German soldiers react to footage of concentration camps, 1945

The image shows the faces of German prisoners of war, captured by the Americans, watching a film about a concentration camp. This forced confrontation brought the Germans face to face with the worst acts of the Third Reich.

It must be really hard to look back and look back on what they did, knowing that whatever happened to them, all their friends who were killed or crippled, some terrible, some against their own values was.

The original caption read: Deutsche Kriegsgefungen in den Vereinigten Stadten Seihen Einen Bildbericht aus den Deutschchen Konzentrationslagern. English: German prisoners of war held in an American camp watch a film about German concentration camps.

This coercive process was part of a post-war Allied policy of proselytism, aimed at freeing Germany from the remnants of the Nazi regime and rebuilding its civil society, infrastructure and economy.

The program included mandatory visits to nearby concentration camps, posters displaying bodies of prisoners hanged in public places, and forcing German prisoners of war to watch films documenting the behavior of the Nazis' "inferior" people. Included.

The footage came from a newsreel shown in the US, which was viewed by hundreds of millions of people at the time. seeing is believing. Often the only thing capable of denting humanity's monumental ability to bunker in a state of denial is indisputable, visual evidence.

When cruel things happen on a large scale and institutional scale in society behind closed doors and out of sight, only a jarring confrontation can dispel the illusion. If the ear does not hear, then tell it with the eye.

German soldiers were not necessarily Nazis. The Holocaust is just one side of World War II. The other side was a battle for territory and power. Sounds unthinkable today (especially when you're German), but in that respect, World War II was the last in a very long war for supremacy in Europe, which went back and forth over the centuries.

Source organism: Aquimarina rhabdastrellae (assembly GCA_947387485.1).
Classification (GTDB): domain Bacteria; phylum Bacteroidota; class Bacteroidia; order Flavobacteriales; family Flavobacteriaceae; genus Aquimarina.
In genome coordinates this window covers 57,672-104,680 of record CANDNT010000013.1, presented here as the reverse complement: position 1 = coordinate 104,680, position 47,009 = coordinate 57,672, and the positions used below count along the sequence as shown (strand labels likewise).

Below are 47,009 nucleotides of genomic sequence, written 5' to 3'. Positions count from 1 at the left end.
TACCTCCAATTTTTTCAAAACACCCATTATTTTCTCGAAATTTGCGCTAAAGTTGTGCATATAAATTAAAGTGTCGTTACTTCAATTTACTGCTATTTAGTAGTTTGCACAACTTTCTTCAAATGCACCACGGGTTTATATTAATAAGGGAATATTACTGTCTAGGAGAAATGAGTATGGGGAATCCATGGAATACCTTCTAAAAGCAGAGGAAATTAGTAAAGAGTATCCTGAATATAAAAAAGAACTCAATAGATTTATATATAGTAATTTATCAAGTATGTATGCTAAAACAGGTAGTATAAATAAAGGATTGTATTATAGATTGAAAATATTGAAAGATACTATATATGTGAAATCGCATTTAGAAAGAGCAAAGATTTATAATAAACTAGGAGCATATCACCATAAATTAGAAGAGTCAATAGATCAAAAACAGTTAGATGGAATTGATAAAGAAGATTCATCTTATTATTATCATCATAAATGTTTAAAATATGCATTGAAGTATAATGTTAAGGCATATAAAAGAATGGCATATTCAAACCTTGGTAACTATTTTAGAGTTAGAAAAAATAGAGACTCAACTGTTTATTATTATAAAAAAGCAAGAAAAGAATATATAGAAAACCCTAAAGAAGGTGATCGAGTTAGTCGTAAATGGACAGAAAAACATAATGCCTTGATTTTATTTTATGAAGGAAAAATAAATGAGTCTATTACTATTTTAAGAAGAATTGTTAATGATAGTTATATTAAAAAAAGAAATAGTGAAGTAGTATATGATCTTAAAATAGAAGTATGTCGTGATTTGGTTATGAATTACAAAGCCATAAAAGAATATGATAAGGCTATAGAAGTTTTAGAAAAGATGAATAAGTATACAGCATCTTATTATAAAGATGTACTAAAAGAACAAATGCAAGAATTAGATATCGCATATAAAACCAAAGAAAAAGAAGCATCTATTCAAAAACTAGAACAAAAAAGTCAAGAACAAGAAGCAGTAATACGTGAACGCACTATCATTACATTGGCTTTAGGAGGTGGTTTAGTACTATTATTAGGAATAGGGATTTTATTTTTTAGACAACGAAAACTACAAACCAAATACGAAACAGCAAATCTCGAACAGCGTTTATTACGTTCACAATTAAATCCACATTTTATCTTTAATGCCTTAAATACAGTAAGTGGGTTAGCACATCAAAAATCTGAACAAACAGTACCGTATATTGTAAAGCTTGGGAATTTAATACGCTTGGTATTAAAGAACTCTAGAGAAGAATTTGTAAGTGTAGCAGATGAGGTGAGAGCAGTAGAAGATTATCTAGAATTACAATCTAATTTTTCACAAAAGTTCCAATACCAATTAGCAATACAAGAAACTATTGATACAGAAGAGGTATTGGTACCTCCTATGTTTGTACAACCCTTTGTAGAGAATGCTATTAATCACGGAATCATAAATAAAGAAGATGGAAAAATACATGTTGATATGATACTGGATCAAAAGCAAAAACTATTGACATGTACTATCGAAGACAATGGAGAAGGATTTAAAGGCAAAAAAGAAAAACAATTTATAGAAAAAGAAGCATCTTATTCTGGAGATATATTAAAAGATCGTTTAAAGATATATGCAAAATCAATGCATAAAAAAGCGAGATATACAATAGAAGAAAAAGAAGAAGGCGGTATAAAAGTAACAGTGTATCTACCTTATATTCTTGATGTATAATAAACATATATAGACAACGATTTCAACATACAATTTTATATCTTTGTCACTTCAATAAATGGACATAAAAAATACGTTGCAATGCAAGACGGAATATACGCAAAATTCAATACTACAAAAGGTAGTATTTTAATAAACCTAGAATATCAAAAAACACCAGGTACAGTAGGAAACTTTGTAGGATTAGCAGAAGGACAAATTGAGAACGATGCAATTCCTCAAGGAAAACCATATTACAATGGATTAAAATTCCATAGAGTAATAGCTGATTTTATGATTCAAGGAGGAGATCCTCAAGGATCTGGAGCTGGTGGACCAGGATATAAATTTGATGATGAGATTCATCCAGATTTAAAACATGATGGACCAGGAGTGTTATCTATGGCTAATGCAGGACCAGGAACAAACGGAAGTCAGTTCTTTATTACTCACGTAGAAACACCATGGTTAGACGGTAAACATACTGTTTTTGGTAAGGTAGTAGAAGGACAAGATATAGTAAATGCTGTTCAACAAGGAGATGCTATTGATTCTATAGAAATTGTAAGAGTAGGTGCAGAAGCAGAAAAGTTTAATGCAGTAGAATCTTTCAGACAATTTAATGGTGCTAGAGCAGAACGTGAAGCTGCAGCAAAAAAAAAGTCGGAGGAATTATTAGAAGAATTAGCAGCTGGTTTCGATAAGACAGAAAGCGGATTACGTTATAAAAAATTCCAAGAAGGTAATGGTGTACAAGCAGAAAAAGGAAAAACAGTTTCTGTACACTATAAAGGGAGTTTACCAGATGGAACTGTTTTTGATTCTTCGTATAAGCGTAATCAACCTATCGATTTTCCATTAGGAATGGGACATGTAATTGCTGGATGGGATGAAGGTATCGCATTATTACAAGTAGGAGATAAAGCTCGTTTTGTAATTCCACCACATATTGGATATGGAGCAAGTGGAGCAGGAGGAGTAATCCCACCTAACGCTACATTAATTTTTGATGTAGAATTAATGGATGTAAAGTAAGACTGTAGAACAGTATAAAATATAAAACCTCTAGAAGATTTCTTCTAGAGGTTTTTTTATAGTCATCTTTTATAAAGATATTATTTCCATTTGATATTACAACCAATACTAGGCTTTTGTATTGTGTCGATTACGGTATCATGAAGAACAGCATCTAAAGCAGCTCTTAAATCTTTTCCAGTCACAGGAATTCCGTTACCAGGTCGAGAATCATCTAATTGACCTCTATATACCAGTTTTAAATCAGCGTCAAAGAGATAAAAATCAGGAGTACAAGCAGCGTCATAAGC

Strong nationalist sentiments and "war as an extension of diplomacy" were quite common at the time. There was no conflict between not following (probably resisting) the Nazis and fighting for "the good of our homeland".

Some soldiers were Nazis, some wanted revenge on Versailles, others wanted to sit at the same table as France and Britain. And many followed because they had no other choice.

What did the German people know about Nazi concentration camps during World War II?
Recent German historiography has shown that a lot of Germans certainly knew about the mass killings of Jews (Slavs, the mentally challenged, etc.), but not those that took place specifically in concentration camps.

You had a lot of soldiers who witnessed these killings and their reports brought it back to the home front. Jews were often besieged and their mass deportation was no secret and often witnessed by onlookers.

Some mass killings were even public. It was common for Germans to hear foreign radio stations that also mentioned mass killings of Jews. Some raised their voice against it, most famously the resistance movement White Rose, which distributed pamphlets attacking the killings of hundreds of thousands of Jews. They were identified, captured and sentenced to death.

Denazification was a collaborative initiative to rid German and Austrian society, culture, press, economy, judiciary and politics of any remnants of National Socialist ideology.

This was done specifically by removing those involved from the affected positions and dissolving or neuting the organizations associated with it. The program of demilitarization was initiated after the end of World War II and was strengthened by the Potsdam Agreement.

1 comment:

  1. Interestingly enough, the International Red Cross had access to the camps the whole time and reported no gas chambers or an ongoing genocide.


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